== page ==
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LUX/ICA Biennial Of Moving Images Report
Hannah Gregory , June 12th, 2012 04:04

Hannah Gregory explores the recent LUX/ICA Biennial of Moving Images. Main still from Footnotes To A House Of Love, courtesy of Laida Lertxundi

Two viewing postures: the first, upright, in a brightened gallery, the second, reclined, in a darkened screening room. How does the surrounding setting affect how we watch? The first LUX/ICA Biennial of Moving Images takes artists' films out of the gallery, the archive, or the hard drive, and into the cinema.

One of the panel discussions, 'Cinema as Art', raised this question of physical context, and framed the biennial in terms of the boundaries between cinema, moving image and art. What happens when the cinema becomes not only the site of viewing, but of display? How does material place influence our engagement with moving image? If in the gallery, there is always another adjacent work to see, the cocoon-like black of the cinema may promote too much comfort for an active viewing experience. Now, there's another frame within which viewers meet moving image - that of the laptop, screen glow reflected onto a too-close face. The distribution of artists' moving image online brings a certain amount of accessibility, but the internet acts as a transient screening room, with skip forward controls and the temptation of new tabs.

The LUX/ICA Biennial launched then a two-pronged prerogative: to show a selection of often hard to find shorts, and to seek out an active engagement from viewers. While some of the works on the programme have been digitised, many remain on that format long precious to artists, 16mm film. The programmes of the biennial, curated by film enthusiasts, artists and writers from London and beyond, demand our undivided attention. For just as we slip into the shots of one filmmaker's oeuvre, we are presented with another, often juxtapository film style. Curatorial themes poetically touch the necessary bases: places, politics, psychology, bodies, objects, technology. At times, the transition from one film to another is smooth, or seductively contrary; at others, the rhythm of passage from one artist's work to the next is jolted and uncomfortable, like a misguided track on a mixtape.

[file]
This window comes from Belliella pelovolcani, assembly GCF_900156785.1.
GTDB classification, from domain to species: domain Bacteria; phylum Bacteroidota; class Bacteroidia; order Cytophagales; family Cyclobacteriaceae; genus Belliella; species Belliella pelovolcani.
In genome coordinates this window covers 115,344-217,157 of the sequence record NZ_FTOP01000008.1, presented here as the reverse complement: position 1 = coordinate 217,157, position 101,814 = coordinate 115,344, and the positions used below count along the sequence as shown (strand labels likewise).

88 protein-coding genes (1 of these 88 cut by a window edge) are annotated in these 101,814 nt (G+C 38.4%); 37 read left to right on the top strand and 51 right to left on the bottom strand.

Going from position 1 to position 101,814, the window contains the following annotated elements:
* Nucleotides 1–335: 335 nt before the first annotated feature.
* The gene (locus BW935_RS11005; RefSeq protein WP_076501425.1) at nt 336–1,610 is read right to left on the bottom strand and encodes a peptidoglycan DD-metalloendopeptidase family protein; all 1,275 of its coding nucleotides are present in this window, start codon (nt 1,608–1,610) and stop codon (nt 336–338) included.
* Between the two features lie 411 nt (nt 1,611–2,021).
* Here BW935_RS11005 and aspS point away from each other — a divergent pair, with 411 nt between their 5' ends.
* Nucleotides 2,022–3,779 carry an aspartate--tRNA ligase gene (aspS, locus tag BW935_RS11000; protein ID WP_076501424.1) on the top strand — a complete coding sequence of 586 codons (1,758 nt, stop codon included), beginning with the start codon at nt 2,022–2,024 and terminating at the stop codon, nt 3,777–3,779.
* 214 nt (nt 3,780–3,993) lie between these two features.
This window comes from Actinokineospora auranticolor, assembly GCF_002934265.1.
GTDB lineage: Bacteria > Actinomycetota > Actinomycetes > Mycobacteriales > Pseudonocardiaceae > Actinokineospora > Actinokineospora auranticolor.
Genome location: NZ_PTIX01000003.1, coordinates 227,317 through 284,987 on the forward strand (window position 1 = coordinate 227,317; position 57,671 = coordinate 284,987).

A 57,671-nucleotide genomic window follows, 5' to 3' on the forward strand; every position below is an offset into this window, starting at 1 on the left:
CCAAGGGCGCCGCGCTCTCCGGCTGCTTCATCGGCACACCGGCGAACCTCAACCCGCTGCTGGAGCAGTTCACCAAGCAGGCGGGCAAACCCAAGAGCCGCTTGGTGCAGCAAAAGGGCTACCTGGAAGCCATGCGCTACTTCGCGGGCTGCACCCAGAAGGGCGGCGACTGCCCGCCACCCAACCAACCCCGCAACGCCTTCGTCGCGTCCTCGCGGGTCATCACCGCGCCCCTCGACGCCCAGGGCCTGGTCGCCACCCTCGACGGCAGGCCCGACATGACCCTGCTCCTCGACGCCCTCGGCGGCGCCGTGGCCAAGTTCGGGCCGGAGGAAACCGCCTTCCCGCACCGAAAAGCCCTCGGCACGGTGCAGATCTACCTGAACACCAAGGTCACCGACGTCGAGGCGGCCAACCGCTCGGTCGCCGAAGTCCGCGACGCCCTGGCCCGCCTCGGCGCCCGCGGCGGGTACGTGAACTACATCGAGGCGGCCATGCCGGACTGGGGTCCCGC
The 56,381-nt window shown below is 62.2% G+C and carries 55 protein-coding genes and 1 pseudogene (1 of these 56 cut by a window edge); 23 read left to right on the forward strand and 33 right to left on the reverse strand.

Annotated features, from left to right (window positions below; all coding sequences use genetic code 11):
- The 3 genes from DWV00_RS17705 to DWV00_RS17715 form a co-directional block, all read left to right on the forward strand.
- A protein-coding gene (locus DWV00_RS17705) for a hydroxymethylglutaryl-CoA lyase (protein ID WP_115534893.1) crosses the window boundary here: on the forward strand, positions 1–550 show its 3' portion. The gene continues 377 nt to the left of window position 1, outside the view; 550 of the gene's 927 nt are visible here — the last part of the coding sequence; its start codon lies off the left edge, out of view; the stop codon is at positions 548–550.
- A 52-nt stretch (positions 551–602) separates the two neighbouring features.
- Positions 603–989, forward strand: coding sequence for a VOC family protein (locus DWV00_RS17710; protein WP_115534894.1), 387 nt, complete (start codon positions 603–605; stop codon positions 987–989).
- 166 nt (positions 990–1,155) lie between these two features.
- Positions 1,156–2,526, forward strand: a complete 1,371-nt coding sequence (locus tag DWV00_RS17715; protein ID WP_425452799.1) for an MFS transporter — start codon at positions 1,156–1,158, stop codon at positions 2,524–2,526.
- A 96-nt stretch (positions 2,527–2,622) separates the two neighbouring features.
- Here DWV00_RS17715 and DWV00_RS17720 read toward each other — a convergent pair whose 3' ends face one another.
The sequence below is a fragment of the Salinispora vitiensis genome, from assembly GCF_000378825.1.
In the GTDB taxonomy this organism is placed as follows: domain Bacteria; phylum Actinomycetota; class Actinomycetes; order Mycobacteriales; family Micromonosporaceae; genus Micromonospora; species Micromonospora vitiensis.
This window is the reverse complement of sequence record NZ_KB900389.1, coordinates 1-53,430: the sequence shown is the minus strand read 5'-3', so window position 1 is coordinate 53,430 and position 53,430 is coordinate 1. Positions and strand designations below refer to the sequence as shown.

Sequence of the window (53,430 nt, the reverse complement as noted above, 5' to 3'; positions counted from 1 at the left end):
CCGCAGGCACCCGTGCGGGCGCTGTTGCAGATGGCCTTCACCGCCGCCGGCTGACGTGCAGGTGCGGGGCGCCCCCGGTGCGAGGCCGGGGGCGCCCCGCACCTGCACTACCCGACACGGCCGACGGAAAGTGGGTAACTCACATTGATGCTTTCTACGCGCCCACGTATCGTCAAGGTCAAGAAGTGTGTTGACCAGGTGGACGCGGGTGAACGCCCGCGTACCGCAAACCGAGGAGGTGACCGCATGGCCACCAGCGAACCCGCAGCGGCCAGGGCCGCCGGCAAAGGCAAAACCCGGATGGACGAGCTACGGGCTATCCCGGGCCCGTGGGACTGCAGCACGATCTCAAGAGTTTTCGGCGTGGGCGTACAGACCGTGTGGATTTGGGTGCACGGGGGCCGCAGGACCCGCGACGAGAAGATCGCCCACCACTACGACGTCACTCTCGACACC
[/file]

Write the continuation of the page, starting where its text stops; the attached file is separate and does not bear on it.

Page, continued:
The biennial coincided with the final weeks of the ICA exhibition, 'Remote Control', which explores the influence of television on contemporary culture, and marks the precedence of digital over analogue technology. The festival opened with a reincarnation of Mark Webber's 1990s film club, Little Stabs At Happiness, named after the cult 1963 film by Ken Jacobs. Aside from the subsequent screenings there were evening performances, marrying theatrics with serial drama, live soundtracks with bodily response. There was also a synchronous Artists' School, plus a documenting Live Journal. Here are some selected discoveries...

'We only dream of places and resistance, for now', curated by Carmen Billows

This programme, selected from an open call, looked at how bodies can offer resistance within socio-political spaces. Cyprien Gaillard's Cities Of Gold And Other Mirrors (2009) stalks ravers on electronic highs in modernist buildings, then lingers within those buildings long after the people have gone. Gaillard's setting is Cancún - the Benidorm of South America - where '70s architecture, which forms the focus of most frames, outlasts the hedonistic parties that ravage it. Emptied of bodies, the resorts are left to host swimming dolphins and crawling vines; they are sites that become idyllic only after the tourists have gone. Finally, a glass building collapses, a slow motion implosion of culture.

The images of Hannes Schüpbach's Falten (Folds, 2009) are meanwhile imprinted on my mind. Like a visual ode to the Baroque, Folds is a choreographed symphony of overlaps between material and movement, surface and skin. The camera performs pirouettes around fingertips and porcelain sculpture, flesh turning to marble and tracing paper to stone. Schüpbach orchestrates a montage of gestural arabesques, to provide a mesmerizing view onto the curves of the world.

'Friends with Benefits', curated by Ben Rivers

Ben Rivers curated the programme, 'Friends with Benefits', whose title, he claims: "refers neither to the Justin Timberlake sex friend movie, nor to people on the dole - though both these themes may have crossed over into this selection of films." 'Friends with Benefits' reflects certain of Rivers' own concerns and constraints in filmmaking: to represent human relations, and, frequently, to have to do so on a limited budget. "Please will you come to the woods with eight other people, take off your clothes and cover yourself in mud and paint?" he jokes in his accompanying text, a reference to the making of his series, Slow Action (2010).